The Washington Post
“This may come as something of a surprise,’’ but there’s good reason to be optimistic about the U.S. economy, said Steven Pearlstein. Unemployment is dropping and home construction is finally perking up, but I’m even more heartened that our economy is finally undertaking the structural reforms that will allow a robust recovery to take hold. Our financial sector seems to have finally accepted that it is too big and too risky; banks are shrinking their balance sheets, shedding employees, and off-loading riskier activities. A badly needed, revolutionary reform of the health-care system has begun, with Obamacare, insurers, and hospitals moving to “accountable care,’’ where doctors are paid on salary to make people well, instead of for providing treatments. That would finally restrain costs. This restructuring momentum even gives me hope that we might soon see progress on “the granddaddy of structural problems”—the federal budget deficit. At the same time, economic problems in China, India, and Europe are pushing foreign investments back our way. We could be just “one budget deal away from restoring” our global economic dominance.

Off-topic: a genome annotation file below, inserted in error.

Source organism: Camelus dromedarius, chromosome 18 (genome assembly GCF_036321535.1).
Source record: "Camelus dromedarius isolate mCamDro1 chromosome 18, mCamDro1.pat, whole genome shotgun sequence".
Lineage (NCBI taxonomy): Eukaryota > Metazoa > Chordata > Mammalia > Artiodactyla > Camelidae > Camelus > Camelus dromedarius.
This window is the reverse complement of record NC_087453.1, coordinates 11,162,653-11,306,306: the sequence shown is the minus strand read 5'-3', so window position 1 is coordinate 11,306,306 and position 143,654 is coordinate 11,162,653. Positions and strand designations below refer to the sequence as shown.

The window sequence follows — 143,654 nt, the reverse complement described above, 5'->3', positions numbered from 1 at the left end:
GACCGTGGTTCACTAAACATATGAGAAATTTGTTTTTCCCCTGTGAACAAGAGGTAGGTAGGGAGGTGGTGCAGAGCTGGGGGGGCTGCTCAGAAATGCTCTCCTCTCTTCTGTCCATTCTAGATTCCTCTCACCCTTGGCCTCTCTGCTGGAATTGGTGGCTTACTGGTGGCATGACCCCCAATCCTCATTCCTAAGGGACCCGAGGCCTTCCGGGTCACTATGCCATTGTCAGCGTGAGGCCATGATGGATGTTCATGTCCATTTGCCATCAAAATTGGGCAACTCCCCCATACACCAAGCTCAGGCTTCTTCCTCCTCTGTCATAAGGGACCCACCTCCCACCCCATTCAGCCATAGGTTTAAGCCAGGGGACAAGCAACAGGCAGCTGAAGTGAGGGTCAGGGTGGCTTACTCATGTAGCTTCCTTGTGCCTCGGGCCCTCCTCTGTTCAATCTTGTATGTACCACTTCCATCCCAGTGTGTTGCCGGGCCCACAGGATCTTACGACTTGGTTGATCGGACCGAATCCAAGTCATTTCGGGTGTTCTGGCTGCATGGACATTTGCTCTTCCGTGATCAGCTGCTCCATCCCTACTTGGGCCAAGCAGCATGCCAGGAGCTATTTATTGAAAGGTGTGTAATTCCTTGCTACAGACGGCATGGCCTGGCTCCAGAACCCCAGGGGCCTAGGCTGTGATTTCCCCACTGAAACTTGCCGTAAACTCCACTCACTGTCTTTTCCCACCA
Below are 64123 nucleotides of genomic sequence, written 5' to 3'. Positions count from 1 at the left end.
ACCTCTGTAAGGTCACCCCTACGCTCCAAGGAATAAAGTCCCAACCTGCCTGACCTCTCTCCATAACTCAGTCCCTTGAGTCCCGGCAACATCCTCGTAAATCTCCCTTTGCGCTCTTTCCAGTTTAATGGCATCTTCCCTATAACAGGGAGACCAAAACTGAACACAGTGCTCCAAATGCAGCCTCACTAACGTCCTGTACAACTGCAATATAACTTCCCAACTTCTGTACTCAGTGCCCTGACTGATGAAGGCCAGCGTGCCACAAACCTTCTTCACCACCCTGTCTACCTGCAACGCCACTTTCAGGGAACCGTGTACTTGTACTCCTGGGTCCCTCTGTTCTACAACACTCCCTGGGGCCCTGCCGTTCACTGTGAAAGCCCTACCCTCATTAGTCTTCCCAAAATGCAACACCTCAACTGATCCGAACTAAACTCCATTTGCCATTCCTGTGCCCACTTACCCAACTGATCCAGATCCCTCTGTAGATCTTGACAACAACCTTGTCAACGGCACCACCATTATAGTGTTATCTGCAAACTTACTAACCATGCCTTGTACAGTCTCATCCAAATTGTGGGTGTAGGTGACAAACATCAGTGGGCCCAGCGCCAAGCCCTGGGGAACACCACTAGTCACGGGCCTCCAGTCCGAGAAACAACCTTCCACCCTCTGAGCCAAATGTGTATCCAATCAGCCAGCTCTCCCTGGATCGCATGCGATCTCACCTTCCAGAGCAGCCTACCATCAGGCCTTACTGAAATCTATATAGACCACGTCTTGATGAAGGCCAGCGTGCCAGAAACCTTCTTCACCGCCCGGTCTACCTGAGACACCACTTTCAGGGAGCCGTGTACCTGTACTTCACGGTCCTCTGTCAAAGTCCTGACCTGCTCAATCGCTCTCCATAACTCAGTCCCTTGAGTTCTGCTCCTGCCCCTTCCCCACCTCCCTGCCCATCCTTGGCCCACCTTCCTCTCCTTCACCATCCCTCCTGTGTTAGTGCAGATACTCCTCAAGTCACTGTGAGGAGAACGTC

THE WEEK'S AUDIOPHILE PODCASTS: LISTEN SMARTER
- After Ferguson: Stop deferring to the cops
- Ferguson riots were terrible — but this racist reaction was worse
- The hilarious hypocrisy of Republicans complaining about the imperial presidency
- 43 TV shows to watch in 2014
- Is it now OK to have sex with animals?
- Don't argue about politics this Thanksgiving. Just don't.
- The slippery slope of Twitter's attempts to stop harassment against women
- In Ferguson, Michael Brown lost his life — and America's police lost the benefit of the doubt
- Hey, scolds: Stop telling us to enjoy a healthy Thanksgiving
- How to be the most productive person in your office — and still get home by 5:30 p.m.
Subscribe to the Week